Word of the Day


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Liz Potter
Written by Liz Potter


1. a public celebration in which a large group of people move through an area, often with decorated vehicles and bands playing music
2. a public celebration in which a large group of soldiers march together, or an official ceremony in which soldiers march or stand in rows

View the full definition in the Macmillan Dictionary.

Origin and usage

The noun and verb parade were borrowed from the French ‘parade’ in the 17th century. The military meaning came first, followed later in the century by the meaning of general public celebration.


Today is St Patrick’s day, the national day of Ireland, which is normally marked on or near the day by parades, not only in Ireland but around the world. As well as being a public celebration, a parade is also an event at which soldiers march and show off their discipline and professionalism. Parade has some other meanings too, including a line of people or things; an act of showing off; and in British English it can refer to a row of shops and is sometimes used in the names of streets. The verb has a number of meanings related to public displays of one kind or another. Parade also occurs in numerous compounds  such as hit paradeparade ground and ticker tape parade. The mainly American phrase to rain on someone’s parade means to do something to stop someone enjoying something good that is happening to them.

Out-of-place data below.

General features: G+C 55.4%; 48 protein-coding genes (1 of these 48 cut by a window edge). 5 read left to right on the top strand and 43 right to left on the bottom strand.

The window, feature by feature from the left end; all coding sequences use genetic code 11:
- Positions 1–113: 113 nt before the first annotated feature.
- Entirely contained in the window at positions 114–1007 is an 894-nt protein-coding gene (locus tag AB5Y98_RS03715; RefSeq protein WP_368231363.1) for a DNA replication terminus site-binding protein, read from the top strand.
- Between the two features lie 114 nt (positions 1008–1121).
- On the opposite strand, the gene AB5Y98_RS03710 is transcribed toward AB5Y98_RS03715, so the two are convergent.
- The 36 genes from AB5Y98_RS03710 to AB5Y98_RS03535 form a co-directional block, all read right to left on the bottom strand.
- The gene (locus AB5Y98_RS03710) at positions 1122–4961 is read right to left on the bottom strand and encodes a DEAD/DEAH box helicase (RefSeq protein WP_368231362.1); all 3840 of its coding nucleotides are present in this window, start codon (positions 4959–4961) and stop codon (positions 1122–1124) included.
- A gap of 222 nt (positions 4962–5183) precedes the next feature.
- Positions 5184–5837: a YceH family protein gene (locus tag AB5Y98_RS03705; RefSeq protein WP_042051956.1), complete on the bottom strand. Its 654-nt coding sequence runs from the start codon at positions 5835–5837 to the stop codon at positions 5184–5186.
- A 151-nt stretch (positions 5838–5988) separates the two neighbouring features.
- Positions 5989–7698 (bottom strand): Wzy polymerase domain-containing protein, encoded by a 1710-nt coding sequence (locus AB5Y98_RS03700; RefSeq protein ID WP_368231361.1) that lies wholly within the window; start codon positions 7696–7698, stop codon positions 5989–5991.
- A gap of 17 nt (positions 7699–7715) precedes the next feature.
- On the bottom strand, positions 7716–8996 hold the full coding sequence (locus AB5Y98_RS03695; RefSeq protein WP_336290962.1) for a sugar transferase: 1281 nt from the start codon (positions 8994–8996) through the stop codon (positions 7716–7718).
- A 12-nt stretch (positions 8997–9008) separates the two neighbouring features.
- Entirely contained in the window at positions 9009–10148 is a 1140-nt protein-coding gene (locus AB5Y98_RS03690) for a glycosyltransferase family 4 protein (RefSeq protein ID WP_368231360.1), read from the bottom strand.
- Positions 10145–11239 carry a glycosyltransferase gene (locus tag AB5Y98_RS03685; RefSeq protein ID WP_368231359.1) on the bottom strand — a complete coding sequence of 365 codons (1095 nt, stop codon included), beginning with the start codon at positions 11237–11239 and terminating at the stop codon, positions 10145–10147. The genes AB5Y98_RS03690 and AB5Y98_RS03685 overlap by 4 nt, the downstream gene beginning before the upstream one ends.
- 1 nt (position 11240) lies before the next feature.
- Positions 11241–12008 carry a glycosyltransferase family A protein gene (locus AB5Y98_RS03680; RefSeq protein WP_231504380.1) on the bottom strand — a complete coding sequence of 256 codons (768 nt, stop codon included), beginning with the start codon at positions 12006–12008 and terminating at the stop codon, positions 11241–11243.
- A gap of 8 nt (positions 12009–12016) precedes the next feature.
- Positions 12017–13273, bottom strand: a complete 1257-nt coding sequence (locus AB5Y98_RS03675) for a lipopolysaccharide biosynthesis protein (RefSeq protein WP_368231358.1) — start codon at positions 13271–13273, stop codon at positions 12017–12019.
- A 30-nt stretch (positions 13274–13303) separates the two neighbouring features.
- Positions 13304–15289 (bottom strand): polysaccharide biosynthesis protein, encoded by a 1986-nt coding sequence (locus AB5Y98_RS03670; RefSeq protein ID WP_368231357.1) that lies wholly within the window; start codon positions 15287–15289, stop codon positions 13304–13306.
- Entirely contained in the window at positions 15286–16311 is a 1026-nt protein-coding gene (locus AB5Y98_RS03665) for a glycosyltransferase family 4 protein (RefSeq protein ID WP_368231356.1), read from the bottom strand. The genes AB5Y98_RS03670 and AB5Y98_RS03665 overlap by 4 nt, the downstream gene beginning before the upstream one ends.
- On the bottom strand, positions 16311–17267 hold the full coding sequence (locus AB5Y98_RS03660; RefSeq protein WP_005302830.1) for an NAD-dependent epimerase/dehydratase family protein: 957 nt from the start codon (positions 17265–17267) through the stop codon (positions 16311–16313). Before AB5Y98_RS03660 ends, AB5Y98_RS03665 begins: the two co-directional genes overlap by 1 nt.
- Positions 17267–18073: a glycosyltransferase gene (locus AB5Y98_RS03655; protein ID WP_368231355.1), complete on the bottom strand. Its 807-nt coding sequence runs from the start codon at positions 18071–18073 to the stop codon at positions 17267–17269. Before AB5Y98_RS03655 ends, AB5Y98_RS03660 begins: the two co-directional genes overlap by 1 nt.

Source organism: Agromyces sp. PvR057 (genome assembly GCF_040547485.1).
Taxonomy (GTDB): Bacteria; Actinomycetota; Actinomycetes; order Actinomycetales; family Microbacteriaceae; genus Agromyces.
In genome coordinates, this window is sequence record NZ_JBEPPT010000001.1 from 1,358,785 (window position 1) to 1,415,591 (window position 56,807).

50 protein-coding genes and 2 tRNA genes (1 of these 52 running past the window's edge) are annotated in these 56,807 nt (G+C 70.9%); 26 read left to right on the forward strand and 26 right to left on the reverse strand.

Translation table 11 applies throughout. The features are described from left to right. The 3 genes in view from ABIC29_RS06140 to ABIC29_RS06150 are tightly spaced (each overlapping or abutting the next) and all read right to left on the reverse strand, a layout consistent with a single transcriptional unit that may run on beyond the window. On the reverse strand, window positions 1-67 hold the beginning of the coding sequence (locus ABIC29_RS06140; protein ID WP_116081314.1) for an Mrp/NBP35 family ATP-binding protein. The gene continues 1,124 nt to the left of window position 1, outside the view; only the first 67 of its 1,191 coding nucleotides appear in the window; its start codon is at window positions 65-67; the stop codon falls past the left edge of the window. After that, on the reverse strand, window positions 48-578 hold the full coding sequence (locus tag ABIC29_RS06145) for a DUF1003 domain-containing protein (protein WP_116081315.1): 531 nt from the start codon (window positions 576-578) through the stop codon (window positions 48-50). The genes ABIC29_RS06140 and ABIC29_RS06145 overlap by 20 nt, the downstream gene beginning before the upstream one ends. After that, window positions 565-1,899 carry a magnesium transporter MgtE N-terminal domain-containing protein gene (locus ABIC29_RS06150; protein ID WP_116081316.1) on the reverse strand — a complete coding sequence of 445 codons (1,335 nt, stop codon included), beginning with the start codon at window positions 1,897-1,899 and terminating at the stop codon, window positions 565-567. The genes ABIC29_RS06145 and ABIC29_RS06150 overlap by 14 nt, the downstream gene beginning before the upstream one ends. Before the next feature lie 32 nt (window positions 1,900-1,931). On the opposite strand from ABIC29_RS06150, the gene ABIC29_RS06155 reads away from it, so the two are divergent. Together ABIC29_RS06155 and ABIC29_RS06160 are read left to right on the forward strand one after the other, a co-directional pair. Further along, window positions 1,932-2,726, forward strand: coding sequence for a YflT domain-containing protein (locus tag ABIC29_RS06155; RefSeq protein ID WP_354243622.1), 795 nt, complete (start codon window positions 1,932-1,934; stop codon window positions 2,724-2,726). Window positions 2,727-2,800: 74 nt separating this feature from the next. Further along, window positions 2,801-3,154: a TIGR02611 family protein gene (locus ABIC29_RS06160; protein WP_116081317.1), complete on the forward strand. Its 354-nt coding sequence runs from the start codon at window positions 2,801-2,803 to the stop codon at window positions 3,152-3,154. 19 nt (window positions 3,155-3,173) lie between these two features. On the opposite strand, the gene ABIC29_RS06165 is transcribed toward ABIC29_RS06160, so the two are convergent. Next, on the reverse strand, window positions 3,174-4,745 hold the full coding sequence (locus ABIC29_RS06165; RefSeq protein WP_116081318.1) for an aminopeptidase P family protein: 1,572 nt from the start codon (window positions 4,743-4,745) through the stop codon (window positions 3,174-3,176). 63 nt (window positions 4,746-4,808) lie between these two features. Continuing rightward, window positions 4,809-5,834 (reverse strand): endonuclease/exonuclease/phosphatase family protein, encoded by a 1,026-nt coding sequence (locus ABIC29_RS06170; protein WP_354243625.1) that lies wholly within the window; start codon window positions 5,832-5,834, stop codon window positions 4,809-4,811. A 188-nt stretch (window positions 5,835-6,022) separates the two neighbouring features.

“With the greater part of rich people, the chief enjoyment of riches consists in the parade of riches.”
(Adam Smith, Wealth of Nations)

“I simply gotta march
My heart’s a drummer
Nobody, no, nobody
Is gonna rain on my parade!”
(Don’t Rain On My Parade by Bob Merrill and Jule Styne)

Related words

festival, fiesta, procession

Browse related words in the Macmillan Thesaurus.

About the author

Liz Potter

Liz Potter

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